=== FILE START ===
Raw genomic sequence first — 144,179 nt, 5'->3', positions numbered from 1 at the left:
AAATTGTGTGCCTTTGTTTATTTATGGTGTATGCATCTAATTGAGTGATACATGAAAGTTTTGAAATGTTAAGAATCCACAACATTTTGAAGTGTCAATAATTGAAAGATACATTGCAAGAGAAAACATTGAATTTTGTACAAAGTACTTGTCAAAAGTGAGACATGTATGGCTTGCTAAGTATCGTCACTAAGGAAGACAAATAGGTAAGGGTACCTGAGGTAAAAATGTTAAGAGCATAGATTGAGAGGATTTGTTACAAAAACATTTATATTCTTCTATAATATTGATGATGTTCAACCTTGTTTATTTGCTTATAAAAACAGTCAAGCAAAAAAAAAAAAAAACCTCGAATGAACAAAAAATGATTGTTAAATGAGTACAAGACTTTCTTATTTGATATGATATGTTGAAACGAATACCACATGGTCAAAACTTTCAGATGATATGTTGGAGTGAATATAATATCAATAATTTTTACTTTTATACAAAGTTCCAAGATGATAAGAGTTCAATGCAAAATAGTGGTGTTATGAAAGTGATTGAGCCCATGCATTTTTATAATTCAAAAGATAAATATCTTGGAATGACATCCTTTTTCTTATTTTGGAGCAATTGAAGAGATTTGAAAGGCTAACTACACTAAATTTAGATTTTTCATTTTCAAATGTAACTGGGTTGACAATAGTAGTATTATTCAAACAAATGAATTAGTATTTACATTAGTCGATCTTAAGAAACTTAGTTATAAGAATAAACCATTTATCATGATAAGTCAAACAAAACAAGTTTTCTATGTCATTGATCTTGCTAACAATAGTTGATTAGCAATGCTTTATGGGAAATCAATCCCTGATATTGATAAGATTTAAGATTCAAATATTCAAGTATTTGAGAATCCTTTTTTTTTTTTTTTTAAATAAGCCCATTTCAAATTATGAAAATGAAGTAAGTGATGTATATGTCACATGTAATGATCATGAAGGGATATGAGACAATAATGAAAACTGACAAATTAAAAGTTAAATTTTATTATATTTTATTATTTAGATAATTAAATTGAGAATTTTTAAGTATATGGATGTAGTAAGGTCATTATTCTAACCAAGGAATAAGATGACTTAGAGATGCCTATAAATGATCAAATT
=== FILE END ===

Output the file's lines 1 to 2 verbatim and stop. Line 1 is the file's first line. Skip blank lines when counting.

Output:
Raw genomic sequence first — 144,179 nt, 5'->3', positions numbered from 1 at the left:
AAATTGTGTGCCTTTGTTTATTTATGGTGTATGCATCTAATTGAGTGATACATGAAAGTTTTGAAATGTTAAGAATCCACAACATTTTGAAGTGTCAATAATTGAAAGATACATTGCAAGAGAAAACATTGAATTTTGTACAAAGTACTTGTCAAAAGTGAGACATGTATGGCTTGCTAAGTATCGTCACTAAGGAAGACAAATAGGTAAGGGTACCTGAGGTAAAAATGTTAAGAGCATAGATTGAGAGGATTTGTTACAAAAACATTTATATTCTTCTATAATATTGATGATGTTCAACCTTGTTTATTTGCTTATAAAAACAGTCAAGCAAAAAAAAAAAAAAACCTCGAATGAACAAAAAATGATTGTTAAATGAGTACAAGACTTTCTTATTTGATATGATATGTTGAAACGAATACCACATGGTCAAAACTTTCAGATGATATGTTGGAGTGAATATAATATCAATAATTTTTACTTTTATACAAAGTTCCAAGATGATAAGAGTTCAATGCAAAATAGTGGTGTTATGAAAGTGATTGAGCCCATGCATTTTTATAATTCAAAAGATAAATATCTTGGAATGACATCCTTTTTCTTATTTTGGAGCAATTGAAGAGATTTGAAAGGCTAACTACACTAAATTTAGATTTTTCATTTTCAAATGTAACTGGGTTGACAATAGTAGTATTATTCAAACAAATGAATTAGTATTTACATTAGTCGATCTTAAGAAACTTAGTTATAAGAATAAACCATTTATCATGATAAGTCAAACAAAACAAGTTTTCTATGTCATTGATCTTGCTAACAATAGTTGATTAGCAATGCTTTATGGGAAATCAATCCCTGATATTGATAAGATTTAAGATTCAAATATTCAAGTATTTGAGAATCCTTTTTTTTTTTTTTTTAAATAAGCCCATTTCAAATTATGAAAATGAAGTAAGTGATGTATATGTCACATGTAATGATCATGAAGGGATATGAGACAATAATGAAAACTGACAAATTAAAAGTTAAATTTTATTATATTTTATTATTTAGATAATTAAATTGAGAATTTTTAAGTATATGGATGTAGTAAGGTCATTATTCTAACCAAGGAATAAGATGACTTAGAGATGCCTATAAATGATCAAATT